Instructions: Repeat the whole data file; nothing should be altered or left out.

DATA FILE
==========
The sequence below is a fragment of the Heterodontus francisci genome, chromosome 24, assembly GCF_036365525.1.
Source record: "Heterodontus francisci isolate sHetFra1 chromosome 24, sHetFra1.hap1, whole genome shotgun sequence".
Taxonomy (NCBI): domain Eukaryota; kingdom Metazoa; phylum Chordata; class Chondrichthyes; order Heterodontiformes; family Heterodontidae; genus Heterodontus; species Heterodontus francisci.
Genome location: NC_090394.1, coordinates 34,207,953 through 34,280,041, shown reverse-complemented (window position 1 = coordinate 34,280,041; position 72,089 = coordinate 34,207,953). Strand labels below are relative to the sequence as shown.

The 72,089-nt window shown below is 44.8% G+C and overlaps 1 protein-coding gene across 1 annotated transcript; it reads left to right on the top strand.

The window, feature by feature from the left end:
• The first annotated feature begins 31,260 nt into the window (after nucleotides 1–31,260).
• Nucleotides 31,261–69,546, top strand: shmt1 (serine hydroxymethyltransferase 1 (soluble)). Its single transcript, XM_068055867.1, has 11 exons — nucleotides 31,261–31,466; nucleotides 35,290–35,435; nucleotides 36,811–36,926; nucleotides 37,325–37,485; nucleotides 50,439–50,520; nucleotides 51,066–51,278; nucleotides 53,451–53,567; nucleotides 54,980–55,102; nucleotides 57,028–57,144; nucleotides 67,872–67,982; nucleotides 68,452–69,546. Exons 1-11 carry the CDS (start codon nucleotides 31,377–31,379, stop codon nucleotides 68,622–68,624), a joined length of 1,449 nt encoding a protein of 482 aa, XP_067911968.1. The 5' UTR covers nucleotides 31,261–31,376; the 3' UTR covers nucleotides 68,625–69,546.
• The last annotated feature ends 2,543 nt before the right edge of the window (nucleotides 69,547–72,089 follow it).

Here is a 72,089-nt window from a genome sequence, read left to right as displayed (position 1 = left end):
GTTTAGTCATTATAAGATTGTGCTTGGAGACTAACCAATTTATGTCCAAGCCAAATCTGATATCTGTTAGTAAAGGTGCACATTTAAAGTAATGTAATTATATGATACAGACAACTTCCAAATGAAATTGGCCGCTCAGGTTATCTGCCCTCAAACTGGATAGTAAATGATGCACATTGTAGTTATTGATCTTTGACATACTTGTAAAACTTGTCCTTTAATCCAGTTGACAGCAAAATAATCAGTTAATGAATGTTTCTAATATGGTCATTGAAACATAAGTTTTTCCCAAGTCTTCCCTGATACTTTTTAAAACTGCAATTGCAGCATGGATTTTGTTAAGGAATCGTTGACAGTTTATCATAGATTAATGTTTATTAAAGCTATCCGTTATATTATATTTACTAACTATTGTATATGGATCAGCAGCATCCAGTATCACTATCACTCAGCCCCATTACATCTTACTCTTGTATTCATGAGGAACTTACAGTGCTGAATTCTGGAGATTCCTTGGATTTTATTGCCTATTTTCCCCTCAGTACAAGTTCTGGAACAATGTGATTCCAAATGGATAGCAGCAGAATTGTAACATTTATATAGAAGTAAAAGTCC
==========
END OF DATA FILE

The sequence below is a fragment of the Heterodontus francisci genome, chromosome 24, assembly GCF_036365525.1.
Source record: "Heterodontus francisci isolate sHetFra1 chromosome 24, sHetFra1.hap1, whole genome shotgun sequence".
Taxonomy (NCBI): domain Eukaryota; kingdom Metazoa; phylum Chordata; class Chondrichthyes; order Heterodontiformes; family Heterodontidae; genus Heterodontus; species Heterodontus francisci.
Genome location: NC_090394.1, coordinates 34,207,953 through 34,280,041, shown reverse-complemented (window position 1 = coordinate 34,280,041; position 72,089 = coordinate 34,207,953). Strand labels below are relative to the sequence as shown.

The 72,089-nt window shown below is 44.8% G+C and overlaps 1 protein-coding gene across 1 annotated transcript; it reads left to right on the top strand.

The window, feature by feature from the left end:
• The first annotated feature begins 31,260 nt into the window (after nucleotides 1–31,260).
• Nucleotides 31,261–69,546, top strand: shmt1 (serine hydroxymethyltransferase 1 (soluble)). Its single transcript, XM_068055867.1, has 11 exons — nucleotides 31,261–31,466; nucleotides 35,290–35,435; nucleotides 36,811–36,926; nucleotides 37,325–37,485; nucleotides 50,439–50,520; nucleotides 51,066–51,278; nucleotides 53,451–53,567; nucleotides 54,980–55,102; nucleotides 57,028–57,144; nucleotides 67,872–67,982; nucleotides 68,452–69,546. Exons 1-11 carry the CDS (start codon nucleotides 31,377–31,379, stop codon nucleotides 68,622–68,624), a joined length of 1,449 nt encoding a protein of 482 aa, XP_067911968.1. The 5' UTR covers nucleotides 31,261–31,376; the 3' UTR covers nucleotides 68,625–69,546.
• The last annotated feature ends 2,543 nt before the right edge of the window (nucleotides 69,547–72,089 follow it).

Here is a 72,089-nt window from a genome sequence, read left to right as displayed (position 1 = left end):
GTTTAGTCATTATAAGATTGTGCTTGGAGACTAACCAATTTATGTCCAAGCCAAATCTGATATCTGTTAGTAAAGGTGCACATTTAAAGTAATGTAATTATATGATACAGACAACTTCCAAATGAAATTGGCCGCTCAGGTTATCTGCCCTCAAACTGGATAGTAAATGATGCACATTGTAGTTATTGATCTTTGACATACTTGTAAAACTTGTCCTTTAATCCAGTTGACAGCAAAATAATCAGTTAATGAATGTTTCTAATATGGTCATTGAAACATAAGTTTTTCCCAAGTCTTCCCTGATACTTTTTAAAACTGCAATTGCAGCATGGATTTTGTTAAGGAATCGTTGACAGTTTATCATAGATTAATGTTTATTAAAGCTATCCGTTATATTATATTTACTAACTATTGTATATGGATCAGCAGCATCCAGTATCACTATCACTCAGCCCCATTACATCTTACTCTTGTATTCATGAGGAACTTACAGTGCTGAATTCTGGAGATTCCTTGGATTTTATTGCCTATTTTCCCCTCAGTACAAGTTCTGGAACAATGTGATTCCAAATGGATAGCAGCAGAATTGTAACATTTATATAGAAGTAAAAGTCC